Intereting Posts

Irreducible factors for $x^q-x-a$ in $\mathbb{F}_p$.
Duality of $L^p$ and $L^q$
Evaluating $\int_{0}^{\pi/3}\ln^2 \left ( \sin x \right )\,dx$
Sum of closed convex set and unit ball in normed space
Connectedness problem and countability of compact subsets of the Sorgenfrey line
In how many dimensions is the full-twisted “Mobius” band isotopic to the cylinder?
Prove that a set $A$ is $\mu^\star$ measurable is and only if $\mu^\star (A) = l(X) – \mu^\star(A^{c})$
Infinite Sum without using $\sin\pi$
How do you find the Lie algebra of a Lie group (in practice)?
Why is the statement “all vector space have a basis” is equivalent to the axiom of choice?
Verifying Ito isometry for simple stochastic processes
the sixth number system
Problems about Countability related to Function Spaces
Evaluating the limit: $\lim\limits_{x \to \infty} \sum\limits_{n=1}^{\infty} (-1)^{n-1}\frac{x^{2n-1}}{(2n)! \log (2n)}$
Does a nonlinear additive function on R imply a Hamel basis of R?

The question would, naturally, be very straight forward if there was a $2xy$ instead of a $4xy$. Then it would simply be a matter of doing:

$$

x^2+2xy+y^2=1\\

(x+y)^2=1\\

\sqrt{(x+y)^2}=\sqrt{1}\\

|x+y|=1

$$

Clearly, there are infinitely many pairs of integers that differ by one so there is an infinite number of integer solutions to $x^2+2xy+y^2=1$. Unfortunately, the same principle does not apply to $x^2+4xy+y^2=1$ where if I attempt to construct a similar proof all I can do is:

- System of quadratic Diophantine equations
- Does the equation has a non-trivial solution?
- General quadratic diophantine equation.
- Solutions to $\binom{n}{5} = 2 \binom{m}{5}$
- Integer solutions to $ x^2-y^2=33$
- How to find solutions of $x^2-3y^2=-2$?

$$

x^2+4xy+y^2=1\\

(x+y)^2+2xy=1\\

2xy=1-(x+y)^2\\

2xy=(1+x+y)(1-x-y)

$$

And, from there, I have no idea how to proceed to complete the proof that there are an infinite number of integer solutions. I’m wondering whether I’m approaching the question entirely in the wrong way or if I am simply missing something. A nudge in the right direction would be much appreciated!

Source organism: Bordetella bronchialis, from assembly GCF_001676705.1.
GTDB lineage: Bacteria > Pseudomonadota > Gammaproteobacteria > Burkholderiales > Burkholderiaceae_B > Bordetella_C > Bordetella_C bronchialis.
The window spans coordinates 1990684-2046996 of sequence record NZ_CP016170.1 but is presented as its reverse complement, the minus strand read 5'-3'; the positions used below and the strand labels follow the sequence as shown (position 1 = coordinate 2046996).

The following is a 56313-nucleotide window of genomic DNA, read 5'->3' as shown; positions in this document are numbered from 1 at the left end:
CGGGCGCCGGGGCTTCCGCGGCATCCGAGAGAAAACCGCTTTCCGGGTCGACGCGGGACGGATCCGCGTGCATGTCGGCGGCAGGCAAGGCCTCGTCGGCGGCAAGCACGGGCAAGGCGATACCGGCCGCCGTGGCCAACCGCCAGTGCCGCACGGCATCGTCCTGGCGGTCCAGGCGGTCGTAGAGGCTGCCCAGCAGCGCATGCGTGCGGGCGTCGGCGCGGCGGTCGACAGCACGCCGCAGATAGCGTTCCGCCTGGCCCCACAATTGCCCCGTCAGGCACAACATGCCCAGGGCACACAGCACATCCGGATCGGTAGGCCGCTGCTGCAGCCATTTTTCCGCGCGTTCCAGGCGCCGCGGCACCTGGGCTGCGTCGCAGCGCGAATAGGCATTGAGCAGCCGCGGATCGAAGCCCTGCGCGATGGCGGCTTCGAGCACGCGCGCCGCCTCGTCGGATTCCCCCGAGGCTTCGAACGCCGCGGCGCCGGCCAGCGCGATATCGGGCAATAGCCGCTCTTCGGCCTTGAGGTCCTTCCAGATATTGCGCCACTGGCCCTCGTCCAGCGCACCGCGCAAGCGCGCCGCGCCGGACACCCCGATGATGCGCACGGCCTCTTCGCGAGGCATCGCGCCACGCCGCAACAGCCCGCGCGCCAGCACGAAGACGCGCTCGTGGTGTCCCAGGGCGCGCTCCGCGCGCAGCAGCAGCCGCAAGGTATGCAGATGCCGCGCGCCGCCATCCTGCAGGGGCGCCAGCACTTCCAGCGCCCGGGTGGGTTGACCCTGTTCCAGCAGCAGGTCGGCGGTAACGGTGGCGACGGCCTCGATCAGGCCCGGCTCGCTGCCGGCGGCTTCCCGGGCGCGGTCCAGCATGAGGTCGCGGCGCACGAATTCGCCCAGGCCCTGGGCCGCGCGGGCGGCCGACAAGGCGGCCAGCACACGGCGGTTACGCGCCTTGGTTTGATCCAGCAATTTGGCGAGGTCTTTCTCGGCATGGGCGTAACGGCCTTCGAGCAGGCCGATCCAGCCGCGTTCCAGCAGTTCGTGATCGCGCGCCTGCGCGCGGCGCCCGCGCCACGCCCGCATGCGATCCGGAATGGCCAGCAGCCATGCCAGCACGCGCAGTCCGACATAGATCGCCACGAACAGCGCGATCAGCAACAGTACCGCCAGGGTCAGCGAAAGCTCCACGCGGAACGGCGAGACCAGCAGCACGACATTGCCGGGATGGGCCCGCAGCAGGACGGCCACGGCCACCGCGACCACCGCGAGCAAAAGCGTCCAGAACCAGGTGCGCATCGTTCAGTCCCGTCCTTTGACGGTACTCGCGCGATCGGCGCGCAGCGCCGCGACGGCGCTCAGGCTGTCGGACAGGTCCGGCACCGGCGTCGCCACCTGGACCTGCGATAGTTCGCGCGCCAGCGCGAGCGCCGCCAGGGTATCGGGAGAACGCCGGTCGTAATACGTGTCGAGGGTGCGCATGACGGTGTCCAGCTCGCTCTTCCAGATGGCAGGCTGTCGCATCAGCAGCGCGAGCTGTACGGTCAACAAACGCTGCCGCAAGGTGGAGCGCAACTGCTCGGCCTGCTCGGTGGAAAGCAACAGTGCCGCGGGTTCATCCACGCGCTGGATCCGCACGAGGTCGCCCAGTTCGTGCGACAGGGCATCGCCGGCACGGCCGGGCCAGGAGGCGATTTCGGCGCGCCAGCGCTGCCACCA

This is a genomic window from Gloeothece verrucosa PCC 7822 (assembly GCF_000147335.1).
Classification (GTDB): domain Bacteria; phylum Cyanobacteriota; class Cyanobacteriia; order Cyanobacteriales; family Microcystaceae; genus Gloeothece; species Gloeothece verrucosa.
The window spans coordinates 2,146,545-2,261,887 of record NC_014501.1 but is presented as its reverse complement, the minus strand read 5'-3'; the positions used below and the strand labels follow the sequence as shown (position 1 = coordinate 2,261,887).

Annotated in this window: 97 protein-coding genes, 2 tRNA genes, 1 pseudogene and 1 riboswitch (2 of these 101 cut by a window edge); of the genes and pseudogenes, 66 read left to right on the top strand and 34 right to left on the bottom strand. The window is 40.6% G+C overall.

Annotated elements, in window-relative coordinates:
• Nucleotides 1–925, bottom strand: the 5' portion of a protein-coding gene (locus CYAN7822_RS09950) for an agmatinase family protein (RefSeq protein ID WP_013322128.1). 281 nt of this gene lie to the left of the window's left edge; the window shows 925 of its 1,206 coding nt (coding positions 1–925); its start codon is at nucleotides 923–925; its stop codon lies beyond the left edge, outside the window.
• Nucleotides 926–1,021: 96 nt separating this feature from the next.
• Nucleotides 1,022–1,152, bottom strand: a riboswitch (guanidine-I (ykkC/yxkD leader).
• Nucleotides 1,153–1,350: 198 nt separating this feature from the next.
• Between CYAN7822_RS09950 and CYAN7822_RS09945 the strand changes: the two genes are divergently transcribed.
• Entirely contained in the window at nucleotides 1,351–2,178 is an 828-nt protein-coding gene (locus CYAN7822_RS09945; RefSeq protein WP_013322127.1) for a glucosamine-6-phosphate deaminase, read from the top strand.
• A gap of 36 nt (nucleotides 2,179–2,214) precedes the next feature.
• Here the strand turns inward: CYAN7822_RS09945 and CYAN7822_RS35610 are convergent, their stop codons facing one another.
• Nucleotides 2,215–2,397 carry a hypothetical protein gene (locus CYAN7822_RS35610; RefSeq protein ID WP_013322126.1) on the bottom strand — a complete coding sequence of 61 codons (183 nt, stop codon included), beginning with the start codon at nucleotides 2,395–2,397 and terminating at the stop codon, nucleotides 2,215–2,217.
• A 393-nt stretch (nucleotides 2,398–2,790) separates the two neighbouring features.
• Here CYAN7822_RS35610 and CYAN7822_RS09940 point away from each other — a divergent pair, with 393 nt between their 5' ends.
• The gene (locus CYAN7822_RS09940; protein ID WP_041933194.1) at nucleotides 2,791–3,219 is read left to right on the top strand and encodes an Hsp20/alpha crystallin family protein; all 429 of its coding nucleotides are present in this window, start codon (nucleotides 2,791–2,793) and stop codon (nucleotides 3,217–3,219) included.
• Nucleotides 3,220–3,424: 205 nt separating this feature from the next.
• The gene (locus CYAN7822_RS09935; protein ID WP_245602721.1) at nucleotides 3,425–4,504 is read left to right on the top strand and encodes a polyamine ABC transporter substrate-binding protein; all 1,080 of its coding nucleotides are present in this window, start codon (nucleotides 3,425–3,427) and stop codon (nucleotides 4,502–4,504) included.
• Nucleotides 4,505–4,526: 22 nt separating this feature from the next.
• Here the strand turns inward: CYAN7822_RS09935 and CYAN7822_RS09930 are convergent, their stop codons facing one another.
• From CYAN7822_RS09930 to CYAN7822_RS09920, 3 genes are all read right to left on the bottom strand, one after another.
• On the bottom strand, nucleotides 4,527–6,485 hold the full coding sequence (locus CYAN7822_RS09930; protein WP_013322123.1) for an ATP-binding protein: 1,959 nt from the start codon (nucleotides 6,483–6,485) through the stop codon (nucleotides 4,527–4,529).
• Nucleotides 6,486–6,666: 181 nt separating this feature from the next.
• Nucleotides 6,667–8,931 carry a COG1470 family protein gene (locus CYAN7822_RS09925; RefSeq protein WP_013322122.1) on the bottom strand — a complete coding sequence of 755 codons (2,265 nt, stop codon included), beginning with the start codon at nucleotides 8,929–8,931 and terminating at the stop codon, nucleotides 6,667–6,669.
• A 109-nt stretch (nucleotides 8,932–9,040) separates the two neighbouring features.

- 31,331,3331, 33331,333331,3333331,33333331 are prime
- How to do +, -, *, / with number in a base b?
- Show that the equation $y^2 = x^3 + 7$ has no integral solutions.
- variance of number of divisors
- Integer squares of the form $x^4+x^3+x^2+x+1$
- Why $a\equiv b\pmod n$ implies $a$ and $b$ have equal remainder when divided by $n$?
- IMO 1987 - function such that $f(f(n))=n+1987$
- Can decimal numbers be considered “even” or “odd”?
- How to find all rational points on the elliptic curves like $y^2=x^3-2$
- solutions of $a^2+b^2=c^2$

**Hint** $\ $ Consider $\,f(x) = x^2 + 4y\ x + y^2\!-\!1\,$ as a quadratic in $\,x,$ where $y$ is constant. By Vieta its roots $\,x,x’$ satisfy $\ x+x’ = -4y.\,$ Thus if $\,x\,$ is a root then so too is $\,x’ = -4y-x.$

This yields a reflection symmetry $\ \, (x,y) \mapsto (-4y-x,\,y)\,$ on the solution space. Composing

this with the reflection symmetry $\,(x,y)\mapsto (y,x)\,$ yields the map $\,(x,y)\mapsto (-4x-y,x)$

which, iterated starting at solution $(1,0),\,$ yields infinitely many solutions

$$ (1,0),\ (-4,1),\ (15,-4),\ (-56,15),\ (209,-56),\ (-780,209),\ (2911,-78),\ \ldots$$

Sequence $\, 0,1,4,15,56,209,\ldots$ satsifies the recursion $\,f_{n+2} = 4 f_{n+1} – f_{n}\,$ as is easily derived.

This can be transformed to the Pell equation $\ X^2\! – 3 Y^2 = 1\ $ and studied using standard results on Pell equations. See also the comments on this sequence at OEIS sequence A001353.

Hint:

Have you learnt about Pell’s equation?

Try adding a multiple of $y^2$ (on both sides) to complete the square on the left.

Following Aryabhata, write it as $x^2+4xy+4y^2-3y^2=1=(x+2y)^2-3y^2$ Let us define $z=x+2y$, so this becomes $z^2-3y^2=1$. Clearly $z=1,y=0$ is a solution. Now if we have a solution $(z,y)$ we observe that $(z’,y’)=(2z+3y,z+2y)$ is also a solution, because $$\begin {align}z’^2-3y’^2&=(2z+3y)^2-3(z+2y)^2\\&=4z^2+12zy+9y^2-3z^2-12yz-12y^2\\&=z^2-3y^2\\&=1 \end{align}$$ Given any solution we can find a larger one, so there are infinitely many.

A useful resource is this page

It’s easy…

Keep ‘Y’ constant and vary ‘X’.

For single value of ‘Y’ You will get two values of ‘X’,

Go on varying ‘Y’ you will get different value of ‘X’ for each ‘Y’.

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